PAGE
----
With healthcare consumers facing increased costs in the form of higher deductibles and copays, and with the electronic tools available to explore their healthcare options, patients are increasingly taking the initiative to research their provider's recommendations and identify possible alternatives. These may be alternative specialists and settings, and even treatment options.

Healthcare organizations can no longer assume that people will simply end up coming to them for treatment. It is imperative to stop viewing prospective patients simply as patients but rather as business consumers who have choices and are willing to make decisions that go against the recommendations of their primary care physician and specialists. Healthcare has truly become a business, and unless organizations treat patients as customers whose business must be earned day in and day out, organizations may find themselves going out of business.

5. Innovation. The "status quo" no longer works in healthcare. Organizations that have failed to respond to the rapid changes in the industry are either struggling to survive or have gone under. Organizations that cannot keep up are likely to face the same fate. Innovation must be a priority for all organizations.

Innovation can take many forms, but the objectives are generally the same: pursue and identify ways to provide higher quality, more effective care and deliver it at a reduced cost. Innovation doesn't happen in a bubble. It takes hard work, creativity and, usually, collaboration. Some attempts at innovation fail. But despite the risks, organizations must explore opportunities to bring innovation into their facilities and communities.

6. Iterative design. Iterative design is a newer concept in healthcare, but a common concept for IT startups and other new business development. Iterative design is a process through which a product or service is improved over time, with new "iterations" of the product or service coming to the market over time.

In healthcare, new services go through tests, revisions and extensive polishing before they are launched. A new service will only be provided once the desired result can be achieved the moment the service goes from development to reality. While this approach may seem practical, there is a significant problem with it: the time needed to go through this extensive process can — and often — results in the service being outdated, or close to it, by the time it actually launches.

In business development, the use of iterative design allows a company to launch a product or service with room to improve and grow. Users of the product or service benefit from the concepts included in the initial product or service launch, and can provide feedback to the developers. Developers are also able to evaluate the performance of the product or service to identify improvements to incorporate in future iterations of the product or service. As these future iterations are launched, the process repeats itself.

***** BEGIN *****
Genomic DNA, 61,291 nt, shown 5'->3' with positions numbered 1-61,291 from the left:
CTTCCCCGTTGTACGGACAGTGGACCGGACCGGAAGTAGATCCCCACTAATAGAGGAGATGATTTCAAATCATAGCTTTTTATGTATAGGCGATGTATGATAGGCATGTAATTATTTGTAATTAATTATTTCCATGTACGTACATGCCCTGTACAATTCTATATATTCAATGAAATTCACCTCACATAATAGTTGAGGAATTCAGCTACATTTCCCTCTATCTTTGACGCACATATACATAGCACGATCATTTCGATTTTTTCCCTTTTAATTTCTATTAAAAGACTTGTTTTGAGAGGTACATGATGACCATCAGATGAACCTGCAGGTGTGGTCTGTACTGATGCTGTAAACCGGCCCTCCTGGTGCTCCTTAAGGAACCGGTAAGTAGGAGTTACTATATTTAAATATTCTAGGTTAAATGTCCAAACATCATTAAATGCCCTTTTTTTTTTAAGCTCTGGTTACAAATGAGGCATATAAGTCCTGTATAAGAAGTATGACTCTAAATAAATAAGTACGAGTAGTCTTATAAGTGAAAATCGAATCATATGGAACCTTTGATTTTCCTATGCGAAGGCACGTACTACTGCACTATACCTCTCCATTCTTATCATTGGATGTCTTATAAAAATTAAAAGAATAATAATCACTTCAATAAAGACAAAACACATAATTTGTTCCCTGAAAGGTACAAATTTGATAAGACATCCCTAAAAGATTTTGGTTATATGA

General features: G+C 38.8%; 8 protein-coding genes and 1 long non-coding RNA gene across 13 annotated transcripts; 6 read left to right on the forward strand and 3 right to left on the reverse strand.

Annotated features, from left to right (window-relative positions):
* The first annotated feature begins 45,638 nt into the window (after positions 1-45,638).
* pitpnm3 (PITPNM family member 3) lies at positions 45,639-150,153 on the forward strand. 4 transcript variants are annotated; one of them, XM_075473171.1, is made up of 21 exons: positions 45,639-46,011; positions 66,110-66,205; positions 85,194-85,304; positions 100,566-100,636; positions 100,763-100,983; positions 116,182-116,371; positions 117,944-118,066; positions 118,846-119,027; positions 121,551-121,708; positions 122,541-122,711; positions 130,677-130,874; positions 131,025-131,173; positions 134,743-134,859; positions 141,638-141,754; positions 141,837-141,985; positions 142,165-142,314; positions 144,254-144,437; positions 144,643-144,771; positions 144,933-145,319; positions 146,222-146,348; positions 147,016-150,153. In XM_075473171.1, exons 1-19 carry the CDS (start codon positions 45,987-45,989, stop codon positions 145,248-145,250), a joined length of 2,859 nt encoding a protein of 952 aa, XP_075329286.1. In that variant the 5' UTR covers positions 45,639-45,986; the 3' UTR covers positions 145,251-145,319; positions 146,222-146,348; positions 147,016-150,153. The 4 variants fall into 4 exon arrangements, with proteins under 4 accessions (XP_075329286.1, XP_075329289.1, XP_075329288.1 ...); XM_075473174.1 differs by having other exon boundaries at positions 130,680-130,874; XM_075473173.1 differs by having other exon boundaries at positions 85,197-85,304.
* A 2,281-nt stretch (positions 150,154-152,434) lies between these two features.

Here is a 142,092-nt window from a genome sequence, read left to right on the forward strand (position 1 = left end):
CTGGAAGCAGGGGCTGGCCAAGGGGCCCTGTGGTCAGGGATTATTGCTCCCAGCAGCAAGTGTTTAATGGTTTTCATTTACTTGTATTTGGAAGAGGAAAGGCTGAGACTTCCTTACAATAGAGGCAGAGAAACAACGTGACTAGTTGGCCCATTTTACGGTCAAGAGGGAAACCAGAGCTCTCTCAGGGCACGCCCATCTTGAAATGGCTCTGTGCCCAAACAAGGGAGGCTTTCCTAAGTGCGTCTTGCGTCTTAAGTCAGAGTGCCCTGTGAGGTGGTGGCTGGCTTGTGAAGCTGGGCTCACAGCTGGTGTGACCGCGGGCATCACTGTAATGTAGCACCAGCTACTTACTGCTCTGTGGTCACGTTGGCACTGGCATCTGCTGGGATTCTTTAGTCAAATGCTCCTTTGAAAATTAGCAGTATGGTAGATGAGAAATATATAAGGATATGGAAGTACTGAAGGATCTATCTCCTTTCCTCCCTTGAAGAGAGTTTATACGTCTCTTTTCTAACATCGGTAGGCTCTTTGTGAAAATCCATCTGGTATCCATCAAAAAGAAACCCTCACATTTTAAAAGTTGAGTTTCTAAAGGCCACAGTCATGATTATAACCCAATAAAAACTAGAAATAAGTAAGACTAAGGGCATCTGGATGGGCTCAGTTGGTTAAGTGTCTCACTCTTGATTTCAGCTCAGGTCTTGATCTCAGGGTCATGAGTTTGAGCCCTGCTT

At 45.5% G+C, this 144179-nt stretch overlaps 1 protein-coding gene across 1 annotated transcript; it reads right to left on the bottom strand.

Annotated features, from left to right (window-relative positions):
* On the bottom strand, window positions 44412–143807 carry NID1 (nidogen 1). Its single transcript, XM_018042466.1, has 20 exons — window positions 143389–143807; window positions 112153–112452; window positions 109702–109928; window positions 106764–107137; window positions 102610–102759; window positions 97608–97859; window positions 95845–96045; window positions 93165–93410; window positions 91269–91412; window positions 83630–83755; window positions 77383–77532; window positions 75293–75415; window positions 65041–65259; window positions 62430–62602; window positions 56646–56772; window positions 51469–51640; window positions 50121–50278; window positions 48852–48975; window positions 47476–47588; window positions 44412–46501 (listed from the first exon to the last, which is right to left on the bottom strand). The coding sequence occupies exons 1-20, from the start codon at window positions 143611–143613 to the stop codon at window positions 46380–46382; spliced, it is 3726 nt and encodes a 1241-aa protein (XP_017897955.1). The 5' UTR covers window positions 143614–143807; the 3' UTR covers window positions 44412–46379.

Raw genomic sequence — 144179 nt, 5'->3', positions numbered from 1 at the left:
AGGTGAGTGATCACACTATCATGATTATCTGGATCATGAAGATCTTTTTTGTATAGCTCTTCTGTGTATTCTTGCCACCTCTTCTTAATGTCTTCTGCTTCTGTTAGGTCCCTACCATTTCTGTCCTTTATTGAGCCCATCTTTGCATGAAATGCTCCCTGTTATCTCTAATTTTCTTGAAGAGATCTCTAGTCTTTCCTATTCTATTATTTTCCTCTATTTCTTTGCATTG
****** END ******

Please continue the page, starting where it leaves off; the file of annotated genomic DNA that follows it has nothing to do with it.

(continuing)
Another benefit of iterative design is it allows for issues that may not come to the surface until a product or service is launched to be identified and fixed before they become problems that can ruin a completed project.

Healthcare is ripe for iterative design, for those organizations willing to break away from what they find comfortable. As long as the use of iterative design does not jeopardize safety or quality, the benefits of iteration in healthcare can be substantial. Ideas that have the potential to improve some aspect of an organization's performance can be implemented and tested. Those that succeed in their objectives remain in place and are explored further and gradually improved. Those that are unsuccessful can be scrapped, with a return to the previously used process.

Over the long term, the benefits of using iterative design to bring about improvements should easily outweigh time spent on an idea that turns out to be unsuccessful, and the benefits of the new ideas that are implemented successfully and developed further will be felt for years to come.

Joan Dentler is president and CEO of Avanza Healthcare Strategies, which provides healthcare organizations with strategic guidance, with a focus on outpatient services and population health management.

The views, opinions and positions expressed within these guest posts are those of the author alone and do not represent those of Becker's Hospital Review/Becker's Healthcare. The accuracy, completeness and validity of any statements made within this article are not guaranteed. We accept no liability for any errors, omissions or representations. The copyright of this content belongs to the author and any liability with regards to infringement of intellectual property rights remains with them.